Missing Women in the United Kingdom
AbstractThis paper investigates the gender-selection decisions of immigrants in the United Kingdom, using data from the 1971-2006 General Household Survey. We examine sex-selective abortion in the UK among immigrant families and the gender composition of previous births, conditional on socio-economic characteristics. Our key result is that immigrants balance their family after the birth of two sons, by having a daughter thereafter. Our study also is the first to estimate the number of missing women among Asian immigrants in a European country, contributing to research on the US and Canada that missing women are also a phenomenon of the developed world.
Download InfoIf you experience problems downloading a file, check if you have the proper application to view it first. In case of further problems read the IDEAS help page. Note that these files are not on the IDEAS site. Please be patient as the files may be large.
Bibliographic InfoPaper provided by Faculty of Economics, University of Cambridge in its series Cambridge Working Papers in Economics with number 1306.
Date of creation: 01 Feb 2013
Date of revision:
Contact details of provider:
Web page: http://www.econ.cam.ac.uk/index.htm
Find related papers by JEL classification:
- J13 - Labor and Demographic Economics - - Demographic Economics - - - Fertility; Family Planning; Child Care; Children; Youth
- J15 - Labor and Demographic Economics - - Demographic Economics - - - Economics of Minorities, Races, Indigenous Peoples, and Immigrants; Non-labor Discrimination
- O52 - Economic Development, Technological Change, and Growth - - Economywide Country Studies - - - Europe
- Z13 - Other Special Topics - - Cultural Economics - - - Economic Sociology; Economic Anthropology; Social and Economic Stratification
This paper has been announced in the following NEP Reports:
- NEP-ALL-2013-02-16 (All new papers)
- NEP-DEM-2013-02-16 (Demographic Economics)
- NEP-EUR-2013-02-16 (Microeconomic European Issues)
Please report citation or reference errors to , or , if you are the registered author of the cited work, log in to your RePEc Author Service profile, click on "citations" and make appropriate adjustments.:
- Woojin Chung & Monica Das Gupta, 2007. "The Decline of Son Preference in South Korea: The Roles of Development and Public Policy," Population and Development Review, The Population Council, Inc., vol. 33(4), pages 757-783.
- Nielsen, Helena Skyt, 1998. "Discrimination and detailed decomposition in a logit model," Economics Letters, Elsevier, vol. 61(1), pages 115-120, October.
- Kohler, Hans-Peter, 2001. "Fertility and Social Interaction: An Economic Perspective," OUP Catalogue, Oxford University Press, number 9780199244591.
- Borooah, Vani & Do, Quy-Toan & Iyer, Sriya & Joshi, Shareen, 2009. "Missing women and India's religious demography," Policy Research Working Paper Series 5096, The World Bank.
- Nancy Qian, 2008.
"Missing Women and the Price of Tea in China: The Effect of Sex-Specific Earnings on Sex Imbalance,"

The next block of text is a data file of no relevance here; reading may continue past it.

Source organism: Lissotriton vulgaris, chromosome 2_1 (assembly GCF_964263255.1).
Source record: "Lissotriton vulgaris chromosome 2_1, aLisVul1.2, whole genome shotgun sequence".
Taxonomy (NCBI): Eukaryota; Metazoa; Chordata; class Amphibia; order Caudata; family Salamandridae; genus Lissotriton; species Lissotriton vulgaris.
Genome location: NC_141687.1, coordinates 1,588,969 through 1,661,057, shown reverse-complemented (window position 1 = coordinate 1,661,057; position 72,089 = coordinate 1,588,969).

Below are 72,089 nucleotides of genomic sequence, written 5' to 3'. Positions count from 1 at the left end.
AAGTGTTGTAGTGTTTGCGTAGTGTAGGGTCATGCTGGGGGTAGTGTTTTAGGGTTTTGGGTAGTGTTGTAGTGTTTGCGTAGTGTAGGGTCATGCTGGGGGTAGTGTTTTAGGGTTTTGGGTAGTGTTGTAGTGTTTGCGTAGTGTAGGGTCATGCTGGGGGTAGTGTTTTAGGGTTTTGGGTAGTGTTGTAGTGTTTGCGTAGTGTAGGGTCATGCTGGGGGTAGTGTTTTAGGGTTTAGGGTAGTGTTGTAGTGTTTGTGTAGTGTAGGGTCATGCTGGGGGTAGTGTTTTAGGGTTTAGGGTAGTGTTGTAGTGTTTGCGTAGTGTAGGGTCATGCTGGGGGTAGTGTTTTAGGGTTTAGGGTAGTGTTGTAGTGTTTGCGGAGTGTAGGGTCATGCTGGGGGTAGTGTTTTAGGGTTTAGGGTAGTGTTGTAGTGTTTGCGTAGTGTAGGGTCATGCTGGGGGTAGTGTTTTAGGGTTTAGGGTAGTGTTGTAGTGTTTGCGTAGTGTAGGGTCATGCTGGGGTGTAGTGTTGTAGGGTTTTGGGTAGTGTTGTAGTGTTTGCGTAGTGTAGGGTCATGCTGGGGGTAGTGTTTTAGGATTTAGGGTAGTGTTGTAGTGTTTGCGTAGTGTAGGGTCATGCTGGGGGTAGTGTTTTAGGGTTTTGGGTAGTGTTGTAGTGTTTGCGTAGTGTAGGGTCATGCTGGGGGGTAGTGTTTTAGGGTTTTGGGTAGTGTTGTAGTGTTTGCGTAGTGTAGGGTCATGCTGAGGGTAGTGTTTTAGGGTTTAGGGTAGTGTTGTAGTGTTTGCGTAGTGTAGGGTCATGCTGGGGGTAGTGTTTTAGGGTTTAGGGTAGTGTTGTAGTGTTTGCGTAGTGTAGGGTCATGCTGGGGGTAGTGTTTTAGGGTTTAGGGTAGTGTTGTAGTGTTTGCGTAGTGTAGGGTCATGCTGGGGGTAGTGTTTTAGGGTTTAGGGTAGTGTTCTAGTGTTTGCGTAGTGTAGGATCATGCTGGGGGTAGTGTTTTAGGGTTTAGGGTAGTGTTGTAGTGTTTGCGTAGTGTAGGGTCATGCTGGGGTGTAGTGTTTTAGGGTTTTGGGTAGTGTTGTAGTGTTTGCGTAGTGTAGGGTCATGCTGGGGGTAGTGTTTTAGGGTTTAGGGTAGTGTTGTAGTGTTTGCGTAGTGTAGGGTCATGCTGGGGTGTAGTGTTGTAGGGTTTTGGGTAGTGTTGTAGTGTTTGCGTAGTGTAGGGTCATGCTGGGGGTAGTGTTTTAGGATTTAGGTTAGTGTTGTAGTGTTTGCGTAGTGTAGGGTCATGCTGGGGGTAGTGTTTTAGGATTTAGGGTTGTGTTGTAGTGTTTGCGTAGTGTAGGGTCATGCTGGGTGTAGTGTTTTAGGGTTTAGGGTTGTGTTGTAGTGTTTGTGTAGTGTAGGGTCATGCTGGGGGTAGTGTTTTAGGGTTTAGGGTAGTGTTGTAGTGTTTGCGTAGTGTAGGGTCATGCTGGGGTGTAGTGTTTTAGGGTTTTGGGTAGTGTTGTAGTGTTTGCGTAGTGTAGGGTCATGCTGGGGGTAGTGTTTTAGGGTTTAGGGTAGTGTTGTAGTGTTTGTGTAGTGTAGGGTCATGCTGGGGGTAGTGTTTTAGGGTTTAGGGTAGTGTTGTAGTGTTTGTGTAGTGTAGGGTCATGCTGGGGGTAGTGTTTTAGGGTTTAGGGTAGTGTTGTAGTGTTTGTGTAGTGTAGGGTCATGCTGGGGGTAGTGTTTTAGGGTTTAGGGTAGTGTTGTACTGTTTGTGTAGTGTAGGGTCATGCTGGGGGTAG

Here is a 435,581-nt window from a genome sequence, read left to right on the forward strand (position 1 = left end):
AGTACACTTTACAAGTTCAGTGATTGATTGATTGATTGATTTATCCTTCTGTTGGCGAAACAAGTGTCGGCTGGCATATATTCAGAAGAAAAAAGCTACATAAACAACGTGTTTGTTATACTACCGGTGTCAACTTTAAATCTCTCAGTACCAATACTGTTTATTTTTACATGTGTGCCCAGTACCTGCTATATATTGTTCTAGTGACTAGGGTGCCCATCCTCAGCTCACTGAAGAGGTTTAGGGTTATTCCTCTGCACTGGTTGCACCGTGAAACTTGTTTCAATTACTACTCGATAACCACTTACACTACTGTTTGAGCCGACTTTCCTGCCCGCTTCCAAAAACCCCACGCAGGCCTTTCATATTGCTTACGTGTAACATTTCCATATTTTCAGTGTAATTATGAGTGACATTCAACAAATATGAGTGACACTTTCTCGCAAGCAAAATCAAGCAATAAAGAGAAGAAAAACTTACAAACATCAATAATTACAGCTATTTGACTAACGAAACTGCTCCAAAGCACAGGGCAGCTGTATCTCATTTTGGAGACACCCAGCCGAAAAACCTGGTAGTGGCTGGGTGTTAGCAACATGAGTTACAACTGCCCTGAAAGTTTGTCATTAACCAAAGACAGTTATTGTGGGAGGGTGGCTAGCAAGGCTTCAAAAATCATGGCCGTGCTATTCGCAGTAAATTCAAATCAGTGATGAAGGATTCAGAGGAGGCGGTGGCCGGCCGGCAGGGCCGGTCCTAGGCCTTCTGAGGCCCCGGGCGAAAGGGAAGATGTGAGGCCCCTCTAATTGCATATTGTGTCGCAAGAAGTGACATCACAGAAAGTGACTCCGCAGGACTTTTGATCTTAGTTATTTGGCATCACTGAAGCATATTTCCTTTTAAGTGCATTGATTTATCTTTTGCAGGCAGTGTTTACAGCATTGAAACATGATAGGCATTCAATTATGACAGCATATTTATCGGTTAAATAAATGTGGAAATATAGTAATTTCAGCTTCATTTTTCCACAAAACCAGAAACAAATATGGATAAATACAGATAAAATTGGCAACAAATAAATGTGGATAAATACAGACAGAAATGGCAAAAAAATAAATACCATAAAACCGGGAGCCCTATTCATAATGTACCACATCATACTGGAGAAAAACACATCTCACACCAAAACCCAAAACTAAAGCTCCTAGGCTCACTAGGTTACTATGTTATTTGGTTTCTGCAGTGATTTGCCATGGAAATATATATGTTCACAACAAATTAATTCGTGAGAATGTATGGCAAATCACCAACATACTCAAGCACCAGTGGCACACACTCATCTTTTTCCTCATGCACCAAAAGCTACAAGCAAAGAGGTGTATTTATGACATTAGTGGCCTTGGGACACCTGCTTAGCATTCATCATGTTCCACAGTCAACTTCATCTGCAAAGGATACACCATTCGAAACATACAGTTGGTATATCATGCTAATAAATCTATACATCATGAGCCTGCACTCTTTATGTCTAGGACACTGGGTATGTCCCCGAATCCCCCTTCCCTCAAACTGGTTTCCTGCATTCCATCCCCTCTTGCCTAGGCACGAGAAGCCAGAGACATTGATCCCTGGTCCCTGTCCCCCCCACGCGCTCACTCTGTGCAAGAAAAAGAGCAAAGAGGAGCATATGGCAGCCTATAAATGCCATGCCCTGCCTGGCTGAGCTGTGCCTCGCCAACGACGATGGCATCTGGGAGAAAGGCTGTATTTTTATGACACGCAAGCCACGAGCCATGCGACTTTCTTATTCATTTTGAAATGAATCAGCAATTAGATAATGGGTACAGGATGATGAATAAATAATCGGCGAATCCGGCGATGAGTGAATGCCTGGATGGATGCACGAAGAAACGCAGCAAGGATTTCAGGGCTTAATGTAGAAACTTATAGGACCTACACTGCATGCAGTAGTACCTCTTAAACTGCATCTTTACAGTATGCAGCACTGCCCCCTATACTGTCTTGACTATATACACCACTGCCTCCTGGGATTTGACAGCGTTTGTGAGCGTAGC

The Quarterly Journal of Economics,
MIT Press, vol. 123(3), pages 1251-1285, August.
- Qian, Nancy, 2006. "Missing Women and the Price of Tea in China: The Effect of Sex-Specific Earnings on Sex Imbalance," CEPR Discussion Papers 5986, C.E.P.R. Discussion Papers.
- Joshua D. Angrist & William N. Evans, 1996.
"Children and Their Parents' Labor Supply: Evidence from Exogenous Variation in Family Size,"
NBER Working Papers
5778, National Bureau of Economic Research, Inc.
- Angrist, Joshua D & Evans, William N, 1998. "Children and Their Parents' Labor Supply: Evidence from Exogenous Variation in Family Size," American Economic Review, American Economic Association, vol. 88(3), pages 450-77, June.
- Borooah, V. & Iyer, S., 2004. "‘Religion and Fertility in India: The role of son preference and daughter aversion’," Cambridge Working Papers in Economics 0436, Faculty of Economics, University of Cambridge.
- Jason Abrevaya, 2009. "Are There Missing Girls in the United States? Evidence from Birth Data," American Economic Journal: Applied Economics, American Economic Association, vol. 1(2), pages 1-34, April.
For technical questions regarding this item, or to correct its authors, title, abstract, bibliographic or download information, contact: (Howard Cobb).
If you have authored this item and are not yet registered with RePEc, we encourage you to do it here. This allows to link your profile to this item. It also allows you to accept potential citations to this item that we are uncertain about.
If references are entirely missing, you can add them using this form.
If the full references list an item that is present in RePEc, but the system did not link to it, you can help with this form.
If you know of missing items citing this one, you can help us creating those links by adding the relevant references in the same way as above, for each refering item. If you are a registered author of this item, you may also want to check the "citations" tab in your profile, as there may be some citations waiting for confirmation.
Please note that corrections may take a couple of weeks to filter through the various RePEc services.